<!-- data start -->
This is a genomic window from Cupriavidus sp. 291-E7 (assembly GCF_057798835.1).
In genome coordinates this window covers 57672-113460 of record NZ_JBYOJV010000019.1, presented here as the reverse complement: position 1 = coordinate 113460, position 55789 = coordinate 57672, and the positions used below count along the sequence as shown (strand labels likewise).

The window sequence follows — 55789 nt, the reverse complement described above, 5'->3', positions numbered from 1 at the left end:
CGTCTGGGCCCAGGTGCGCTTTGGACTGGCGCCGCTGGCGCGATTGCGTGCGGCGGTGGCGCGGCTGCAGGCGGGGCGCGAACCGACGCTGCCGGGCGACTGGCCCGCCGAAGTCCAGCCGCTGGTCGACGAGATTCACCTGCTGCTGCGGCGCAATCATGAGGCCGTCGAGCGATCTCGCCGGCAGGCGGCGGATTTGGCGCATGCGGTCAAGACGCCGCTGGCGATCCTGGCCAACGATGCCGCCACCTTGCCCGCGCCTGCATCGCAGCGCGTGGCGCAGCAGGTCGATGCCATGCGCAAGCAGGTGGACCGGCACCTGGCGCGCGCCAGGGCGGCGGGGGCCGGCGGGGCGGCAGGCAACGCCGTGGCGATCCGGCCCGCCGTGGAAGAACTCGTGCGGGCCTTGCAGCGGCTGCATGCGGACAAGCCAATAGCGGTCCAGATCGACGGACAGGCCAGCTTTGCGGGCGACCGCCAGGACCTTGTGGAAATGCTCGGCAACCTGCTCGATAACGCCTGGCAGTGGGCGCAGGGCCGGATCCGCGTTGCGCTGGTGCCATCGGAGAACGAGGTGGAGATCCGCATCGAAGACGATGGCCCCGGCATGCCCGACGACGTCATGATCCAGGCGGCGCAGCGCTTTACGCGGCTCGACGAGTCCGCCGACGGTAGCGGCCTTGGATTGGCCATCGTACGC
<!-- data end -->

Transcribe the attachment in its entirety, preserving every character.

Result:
This is a genomic window from Cupriavidus sp. 291-E7 (assembly GCF_057798835.1).
In genome coordinates this window covers 57672-113460 of record NZ_JBYOJV010000019.1, presented here as the reverse complement: position 1 = coordinate 113460, position 55789 = coordinate 57672, and the positions used below count along the sequence as shown (strand labels likewise).

The window sequence follows — 55789 nt, the reverse complement described above, 5'->3', positions numbered from 1 at the left end:
CGTCTGGGCCCAGGTGCGCTTTGGACTGGCGCCGCTGGCGCGATTGCGTGCGGCGGTGGCGCGGCTGCAGGCGGGGCGCGAACCGACGCTGCCGGGCGACTGGCCCGCCGAAGTCCAGCCGCTGGTCGACGAGATTCACCTGCTGCTGCGGCGCAATCATGAGGCCGTCGAGCGATCTCGCCGGCAGGCGGCGGATTTGGCGCATGCGGTCAAGACGCCGCTGGCGATCCTGGCCAACGATGCCGCCACCTTGCCCGCGCCTGCATCGCAGCGCGTGGCGCAGCAGGTCGATGCCATGCGCAAGCAGGTGGACCGGCACCTGGCGCGCGCCAGGGCGGCGGGGGCCGGCGGGGCGGCAGGCAACGCCGTGGCGATCCGGCCCGCCGTGGAAGAACTCGTGCGGGCCTTGCAGCGGCTGCATGCGGACAAGCCAATAGCGGTCCAGATCGACGGACAGGCCAGCTTTGCGGGCGACCGCCAGGACCTTGTGGAAATGCTCGGCAACCTGCTCGATAACGCCTGGCAGTGGGCGCAGGGCCGGATCCGCGTTGCGCTGGTGCCATCGGAGAACGAGGTGGAGATCCGCATCGAAGACGATGGCCCCGGCATGCCCGACGACGTCATGATCCAGGCGGCGCAGCGCTTTACGCGGCTCGACGAGTCCGCCGACGGTAGCGGCCTTGGATTGGCCATCGTACGC